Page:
2014 State of the Bay Report

The Chesapeake Bay Foundation's 2014 State of the Bay report presents a mix of good and bad news. The Bay is improving. Slowly. But it is improving.

The great news: Water quality indicator scores have improved significantly. What we can control—pollution entering our waterways—is moving in the right direction.

The worrisome news: Blue crabs and striped bass are not doing well. These metrics indicate a system still dangerously out of balance.

We continue to have polluted water, risks to human health, and lost jobs—at huge societal costs.

The future is just around the corner; 2017—the year when 60 percent of programs to achieve the Chesapeake Clean Water Blueprint pollution reduction targets are to be in place—is in our sights.

We must accelerate pollution reduction, particularly from agriculture. Runoff from farm fields remains the largest source of pollution to the Bay and its rivers and streams. Ironically, this pollution is the least expensive to reduce and has the most generous federal and state cost-share funding available.

In some jurisdictions, polluted runoff from urban and suburban areas is the only source of pollution continuing to grow. Investments in reducing this source of pollution must be increased as well.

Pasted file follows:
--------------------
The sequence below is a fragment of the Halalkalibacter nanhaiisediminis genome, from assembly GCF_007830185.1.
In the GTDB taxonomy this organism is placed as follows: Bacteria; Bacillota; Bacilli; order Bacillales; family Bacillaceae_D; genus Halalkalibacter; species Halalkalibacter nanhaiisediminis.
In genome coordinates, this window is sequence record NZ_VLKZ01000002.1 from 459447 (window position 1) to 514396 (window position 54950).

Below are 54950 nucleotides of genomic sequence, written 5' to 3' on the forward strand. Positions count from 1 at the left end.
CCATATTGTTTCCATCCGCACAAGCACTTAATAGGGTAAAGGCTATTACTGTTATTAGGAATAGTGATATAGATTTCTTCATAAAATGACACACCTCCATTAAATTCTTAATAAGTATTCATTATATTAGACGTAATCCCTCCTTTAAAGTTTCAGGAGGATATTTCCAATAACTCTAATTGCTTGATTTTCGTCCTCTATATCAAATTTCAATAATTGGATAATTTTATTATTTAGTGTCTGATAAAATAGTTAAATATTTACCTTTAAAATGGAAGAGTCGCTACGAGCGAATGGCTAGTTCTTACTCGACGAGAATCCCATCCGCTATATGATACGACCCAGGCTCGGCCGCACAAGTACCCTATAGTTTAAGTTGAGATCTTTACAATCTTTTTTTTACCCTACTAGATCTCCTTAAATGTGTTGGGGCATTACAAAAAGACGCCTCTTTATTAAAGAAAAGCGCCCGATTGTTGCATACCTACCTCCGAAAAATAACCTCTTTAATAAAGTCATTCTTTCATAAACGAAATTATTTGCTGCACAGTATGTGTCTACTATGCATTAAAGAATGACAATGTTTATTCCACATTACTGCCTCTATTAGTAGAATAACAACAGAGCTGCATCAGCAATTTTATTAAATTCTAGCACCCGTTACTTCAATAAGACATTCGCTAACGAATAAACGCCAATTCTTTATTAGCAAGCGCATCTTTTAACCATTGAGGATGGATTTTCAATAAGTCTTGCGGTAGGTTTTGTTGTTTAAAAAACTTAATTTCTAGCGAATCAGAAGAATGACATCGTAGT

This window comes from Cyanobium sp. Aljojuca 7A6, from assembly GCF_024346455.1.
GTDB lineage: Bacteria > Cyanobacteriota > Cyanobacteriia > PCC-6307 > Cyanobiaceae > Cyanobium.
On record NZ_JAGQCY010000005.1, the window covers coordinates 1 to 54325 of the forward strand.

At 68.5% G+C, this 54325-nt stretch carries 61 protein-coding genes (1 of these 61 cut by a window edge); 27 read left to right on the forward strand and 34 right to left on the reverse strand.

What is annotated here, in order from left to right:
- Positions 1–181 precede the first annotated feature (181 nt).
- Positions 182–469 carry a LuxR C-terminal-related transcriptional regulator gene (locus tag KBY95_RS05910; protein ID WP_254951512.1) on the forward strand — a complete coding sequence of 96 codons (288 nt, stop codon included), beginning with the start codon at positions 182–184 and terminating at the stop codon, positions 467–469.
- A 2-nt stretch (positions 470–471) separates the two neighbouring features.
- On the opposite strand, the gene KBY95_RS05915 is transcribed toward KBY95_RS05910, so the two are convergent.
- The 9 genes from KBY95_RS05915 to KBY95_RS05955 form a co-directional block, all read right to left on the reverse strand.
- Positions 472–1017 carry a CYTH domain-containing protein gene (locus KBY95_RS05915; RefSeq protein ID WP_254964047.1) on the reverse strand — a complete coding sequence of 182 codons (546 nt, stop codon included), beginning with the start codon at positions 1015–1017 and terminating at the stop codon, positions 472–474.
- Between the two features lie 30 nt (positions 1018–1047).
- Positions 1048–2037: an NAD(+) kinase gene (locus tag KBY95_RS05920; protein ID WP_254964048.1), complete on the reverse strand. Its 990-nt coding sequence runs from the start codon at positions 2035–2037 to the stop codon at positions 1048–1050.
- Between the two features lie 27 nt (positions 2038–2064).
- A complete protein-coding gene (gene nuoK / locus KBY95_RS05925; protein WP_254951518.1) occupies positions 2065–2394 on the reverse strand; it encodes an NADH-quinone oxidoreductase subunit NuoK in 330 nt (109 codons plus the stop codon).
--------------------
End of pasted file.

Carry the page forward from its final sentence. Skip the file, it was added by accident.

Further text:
The Clean Water Blueprint is working so far—improvements in water quality reflect that fact—but there are danger signs ahead. If we want the gains we've made so far to result in a clean Bay and swimmable, fishable rivers, we must accelerate our efforts. States must expedite required implementation of agricultural and urban pollution reduction. If they do not, EPA must impose sanctions. If we want results we must do the work required to get us there.

The Chesapeake Bay Foundation's State of the Bay report examines the best available historical and current information for 13 indicators in three categories: pollution, habitat, and fisheries. CBF scientists then assign each indicator an index score between 1 and 100. Taken together, these indicators offer an assessment of the Chesapeake's health.

Progress is compared against the last State of the Bay report, published by CBF in 2012.

The following are excerpts from the 2016 State of the Bay indicator summaries. For the complete report, download the PDF file.


INDICATORS: Nitrogen & Phosphorus, Dissolved Oxygen, Water Clarity, Toxics

Two of the five pollution indicators—dissolved oxygen and water clarity—are improved. Two held steady, and only one—phosphorus—declined. Over all, the water quality indicators improved by about 10 percent over the most recent, 2012, report and there has been continued improvement since 2008.

Nitrogen: 16
(no change from 2012)

Phosphorus: 25
(-2 from 2012)